I have noticed a curious phenomenon as spring vacation unfolds. International students hanker after travel, while British students remain bemused. It makes sense. I’m from San Francisco and left famous tourist sites unvisited until I hosted friends from out of the state/country.

One such friend came to visit from the U.S. a few weeks ago. In a Skyping-frenzy before her arrival we searched the internet for last-minute plane tickets. We had the somewhat panicked attitude of two Americans faced with free time in Europe and the cultural imperative to Travel. With ten minutes left before my friend had to go to class we picked Zurich, solely because it was cheaper than the first destination we checked.

A week and a half after we had bought the tickets, we stood outside the airport, Zürich Flughafen, waiting for a shuttle bus that didn’t come. Instead, we took a taxi from the airport and got into the city by midnight. (The wiser among us might consider booking a flight that doesn’t arrive in the middle of the night, then opting for the far cheaper train). What do you do with Zurich, two days, and a student budget?

If you are travelling with a friend and want to be able to hold a civil conversation by the end of the trip, don’t stay out from eight a.m. to one a.m. without a nap. And embarrass yourselves with music only you two like. This is why I have re-enacted scenes from Lord of the Rings in Iceland, and why I have belted out Backstreet Boys across the globe.

We went to Uetliberg, a mountain offering a view of Zurich and the Alps within tram-ride distance from the city centre. We walked around the lake and across bridges, into churches and cafes, and down side streets. We ate at a place called Cakefriends.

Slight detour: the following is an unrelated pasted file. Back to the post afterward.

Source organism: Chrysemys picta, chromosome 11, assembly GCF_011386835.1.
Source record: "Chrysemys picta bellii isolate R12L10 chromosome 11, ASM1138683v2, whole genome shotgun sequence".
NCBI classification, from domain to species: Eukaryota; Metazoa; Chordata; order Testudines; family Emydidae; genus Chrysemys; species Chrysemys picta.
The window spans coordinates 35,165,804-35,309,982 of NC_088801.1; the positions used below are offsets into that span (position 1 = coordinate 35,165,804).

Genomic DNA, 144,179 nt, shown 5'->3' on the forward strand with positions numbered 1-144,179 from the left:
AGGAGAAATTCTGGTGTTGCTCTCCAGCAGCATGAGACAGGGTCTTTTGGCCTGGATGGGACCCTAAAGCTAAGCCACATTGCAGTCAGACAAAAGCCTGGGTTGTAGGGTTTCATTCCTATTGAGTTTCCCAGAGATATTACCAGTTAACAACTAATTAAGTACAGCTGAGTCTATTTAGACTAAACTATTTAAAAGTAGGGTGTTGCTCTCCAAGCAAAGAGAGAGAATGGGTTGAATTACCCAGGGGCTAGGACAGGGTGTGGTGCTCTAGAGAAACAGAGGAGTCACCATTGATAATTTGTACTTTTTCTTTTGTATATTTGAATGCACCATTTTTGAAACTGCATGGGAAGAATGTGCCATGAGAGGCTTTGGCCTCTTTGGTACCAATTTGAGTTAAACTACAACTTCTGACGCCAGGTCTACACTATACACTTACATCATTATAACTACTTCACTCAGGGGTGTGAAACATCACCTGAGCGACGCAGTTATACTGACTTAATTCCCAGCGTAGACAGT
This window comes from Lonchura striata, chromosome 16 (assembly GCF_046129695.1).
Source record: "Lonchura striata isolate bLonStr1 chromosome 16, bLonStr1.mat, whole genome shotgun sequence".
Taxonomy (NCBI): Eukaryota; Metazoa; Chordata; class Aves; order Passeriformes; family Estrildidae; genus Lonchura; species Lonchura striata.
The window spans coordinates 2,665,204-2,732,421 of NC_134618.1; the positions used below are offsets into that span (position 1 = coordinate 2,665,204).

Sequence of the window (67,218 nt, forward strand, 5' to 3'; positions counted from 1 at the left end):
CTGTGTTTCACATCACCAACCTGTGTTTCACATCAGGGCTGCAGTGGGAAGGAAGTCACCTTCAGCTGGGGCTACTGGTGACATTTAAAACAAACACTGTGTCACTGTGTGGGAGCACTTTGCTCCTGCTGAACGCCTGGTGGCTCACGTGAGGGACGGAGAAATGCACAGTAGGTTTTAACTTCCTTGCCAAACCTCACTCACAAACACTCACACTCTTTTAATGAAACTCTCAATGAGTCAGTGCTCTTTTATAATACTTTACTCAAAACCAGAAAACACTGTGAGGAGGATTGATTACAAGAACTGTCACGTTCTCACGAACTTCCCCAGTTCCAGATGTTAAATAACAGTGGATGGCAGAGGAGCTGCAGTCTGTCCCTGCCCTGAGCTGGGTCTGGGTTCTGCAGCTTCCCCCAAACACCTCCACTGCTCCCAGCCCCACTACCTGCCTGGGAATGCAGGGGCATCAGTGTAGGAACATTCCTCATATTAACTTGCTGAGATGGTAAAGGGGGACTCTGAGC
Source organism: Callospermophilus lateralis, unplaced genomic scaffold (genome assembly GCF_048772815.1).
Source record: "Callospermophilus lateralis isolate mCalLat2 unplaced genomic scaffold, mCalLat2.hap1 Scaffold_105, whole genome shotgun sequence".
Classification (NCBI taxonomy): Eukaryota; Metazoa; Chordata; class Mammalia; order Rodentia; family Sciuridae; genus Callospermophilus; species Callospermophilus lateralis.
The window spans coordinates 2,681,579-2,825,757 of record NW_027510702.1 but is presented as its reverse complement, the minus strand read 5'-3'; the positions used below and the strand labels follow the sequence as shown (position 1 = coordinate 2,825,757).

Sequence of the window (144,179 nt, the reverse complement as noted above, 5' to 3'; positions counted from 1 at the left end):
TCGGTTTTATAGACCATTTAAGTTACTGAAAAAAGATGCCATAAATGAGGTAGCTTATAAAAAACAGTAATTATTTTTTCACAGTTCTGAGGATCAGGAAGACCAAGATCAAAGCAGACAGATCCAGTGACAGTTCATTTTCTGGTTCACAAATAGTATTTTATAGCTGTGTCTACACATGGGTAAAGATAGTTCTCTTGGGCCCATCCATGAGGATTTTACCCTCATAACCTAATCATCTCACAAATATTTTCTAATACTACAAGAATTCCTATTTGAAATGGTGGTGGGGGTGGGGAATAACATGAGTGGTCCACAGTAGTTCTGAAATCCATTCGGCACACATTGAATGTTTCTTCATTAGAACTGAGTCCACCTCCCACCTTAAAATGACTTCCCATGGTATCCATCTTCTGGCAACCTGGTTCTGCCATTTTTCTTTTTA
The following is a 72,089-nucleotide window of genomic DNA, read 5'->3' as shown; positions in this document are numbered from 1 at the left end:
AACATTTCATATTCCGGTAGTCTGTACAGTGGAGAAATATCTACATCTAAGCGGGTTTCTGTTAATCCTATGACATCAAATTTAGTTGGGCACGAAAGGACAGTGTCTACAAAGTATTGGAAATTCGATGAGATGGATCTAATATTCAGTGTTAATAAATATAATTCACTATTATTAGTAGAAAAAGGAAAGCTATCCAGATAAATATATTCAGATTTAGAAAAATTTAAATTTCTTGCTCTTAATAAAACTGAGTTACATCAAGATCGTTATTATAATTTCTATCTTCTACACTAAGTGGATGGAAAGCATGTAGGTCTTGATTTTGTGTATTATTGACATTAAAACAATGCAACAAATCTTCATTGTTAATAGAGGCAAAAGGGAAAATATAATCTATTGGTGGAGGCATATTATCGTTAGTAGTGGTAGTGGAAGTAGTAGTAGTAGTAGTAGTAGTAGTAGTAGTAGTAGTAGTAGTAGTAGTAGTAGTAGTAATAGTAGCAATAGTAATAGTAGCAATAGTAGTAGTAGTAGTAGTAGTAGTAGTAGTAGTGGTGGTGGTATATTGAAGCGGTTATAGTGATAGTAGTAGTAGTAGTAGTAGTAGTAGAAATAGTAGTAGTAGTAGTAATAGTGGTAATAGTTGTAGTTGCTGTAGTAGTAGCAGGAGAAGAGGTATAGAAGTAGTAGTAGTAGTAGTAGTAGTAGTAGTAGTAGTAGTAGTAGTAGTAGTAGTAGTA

Our sojourn into Lichtenstein was impromptu: we had meant to go to the Swiss history museum. The museum happened to be next to the train station, and a quick stop at the tourist information centre told us that the next train to Liechtenstein left in fifteen minutes. Or, more accurately, to the station nearest the Liechtenstein border, Sargans. In an hour we had wound our way through cows, snowy mountains and lakes, all the way to Sargans. A neon-yellow bus was the next victim of our One Direction recital. It took us to the capital of Liechtenstein, Vaduz, population: 5,000.

We did not spend a lot of time in Vaduz. We ate lunch (garlic cream soup and something involving bacon dumplings), bought some chapstick from a pharmacy, looked around a gift shop, and got back on the bus. My friend fell asleep while I watched the carousel of castles and cows from the window. Eight hours later, we touched down into London; my feet had stopped itching.